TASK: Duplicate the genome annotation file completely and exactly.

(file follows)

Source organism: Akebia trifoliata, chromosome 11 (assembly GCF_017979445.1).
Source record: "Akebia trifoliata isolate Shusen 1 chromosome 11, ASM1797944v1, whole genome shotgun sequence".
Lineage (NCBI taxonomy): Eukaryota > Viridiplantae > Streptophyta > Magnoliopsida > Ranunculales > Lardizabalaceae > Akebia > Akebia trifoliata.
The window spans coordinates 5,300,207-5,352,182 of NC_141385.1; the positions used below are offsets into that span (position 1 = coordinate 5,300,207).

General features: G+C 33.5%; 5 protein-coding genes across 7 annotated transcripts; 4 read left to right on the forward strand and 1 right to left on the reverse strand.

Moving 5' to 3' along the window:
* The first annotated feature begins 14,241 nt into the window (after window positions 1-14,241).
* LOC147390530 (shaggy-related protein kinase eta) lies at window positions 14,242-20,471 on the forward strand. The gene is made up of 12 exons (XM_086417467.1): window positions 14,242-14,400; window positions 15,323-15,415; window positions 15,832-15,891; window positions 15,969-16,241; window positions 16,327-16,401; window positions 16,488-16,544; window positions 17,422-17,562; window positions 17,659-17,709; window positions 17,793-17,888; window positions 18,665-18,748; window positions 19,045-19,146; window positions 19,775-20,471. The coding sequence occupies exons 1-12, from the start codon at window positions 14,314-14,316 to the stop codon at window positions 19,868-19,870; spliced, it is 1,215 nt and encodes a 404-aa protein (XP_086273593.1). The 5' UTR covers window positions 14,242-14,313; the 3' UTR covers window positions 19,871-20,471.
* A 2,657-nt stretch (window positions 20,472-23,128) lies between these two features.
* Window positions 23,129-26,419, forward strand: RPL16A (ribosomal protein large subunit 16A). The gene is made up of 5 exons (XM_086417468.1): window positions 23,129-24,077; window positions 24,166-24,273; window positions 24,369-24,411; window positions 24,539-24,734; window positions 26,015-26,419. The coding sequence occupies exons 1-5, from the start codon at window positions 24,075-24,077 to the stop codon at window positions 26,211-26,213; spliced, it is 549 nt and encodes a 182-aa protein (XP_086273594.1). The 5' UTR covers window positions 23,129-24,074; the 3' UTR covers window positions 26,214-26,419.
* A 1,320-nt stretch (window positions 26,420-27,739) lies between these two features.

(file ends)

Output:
Source organism: Akebia trifoliata, chromosome 11 (assembly GCF_017979445.1).
Source record: "Akebia trifoliata isolate Shusen 1 chromosome 11, ASM1797944v1, whole genome shotgun sequence".
Lineage (NCBI taxonomy): Eukaryota > Viridiplantae > Streptophyta > Magnoliopsida > Ranunculales > Lardizabalaceae > Akebia > Akebia trifoliata.
The window spans coordinates 5,300,207-5,352,182 of NC_141385.1; the positions used below are offsets into that span (position 1 = coordinate 5,300,207).

General features: G+C 33.5%; 5 protein-coding genes across 7 annotated transcripts; 4 read left to right on the forward strand and 1 right to left on the reverse strand.

Moving 5' to 3' along the window:
* The first annotated feature begins 14,241 nt into the window (after window positions 1-14,241).
* LOC147390530 (shaggy-related protein kinase eta) lies at window positions 14,242-20,471 on the forward strand. The gene is made up of 12 exons (XM_086417467.1): window positions 14,242-14,400; window positions 15,323-15,415; window positions 15,832-15,891; window positions 15,969-16,241; window positions 16,327-16,401; window positions 16,488-16,544; window positions 17,422-17,562; window positions 17,659-17,709; window positions 17,793-17,888; window positions 18,665-18,748; window positions 19,045-19,146; window positions 19,775-20,471. The coding sequence occupies exons 1-12, from the start codon at window positions 14,314-14,316 to the stop codon at window positions 19,868-19,870; spliced, it is 1,215 nt and encodes a 404-aa protein (XP_086273593.1). The 5' UTR covers window positions 14,242-14,313; the 3' UTR covers window positions 19,871-20,471.
* A 2,657-nt stretch (window positions 20,472-23,128) lies between these two features.
* Window positions 23,129-26,419, forward strand: RPL16A (ribosomal protein large subunit 16A). The gene is made up of 5 exons (XM_086417468.1): window positions 23,129-24,077; window positions 24,166-24,273; window positions 24,369-24,411; window positions 24,539-24,734; window positions 26,015-26,419. The coding sequence occupies exons 1-5, from the start codon at window positions 24,075-24,077 to the stop codon at window positions 26,211-26,213; spliced, it is 549 nt and encodes a 182-aa protein (XP_086273594.1). The 5' UTR covers window positions 23,129-24,074; the 3' UTR covers window positions 26,214-26,419.
* A 1,320-nt stretch (window positions 26,420-27,739) lies between these two features.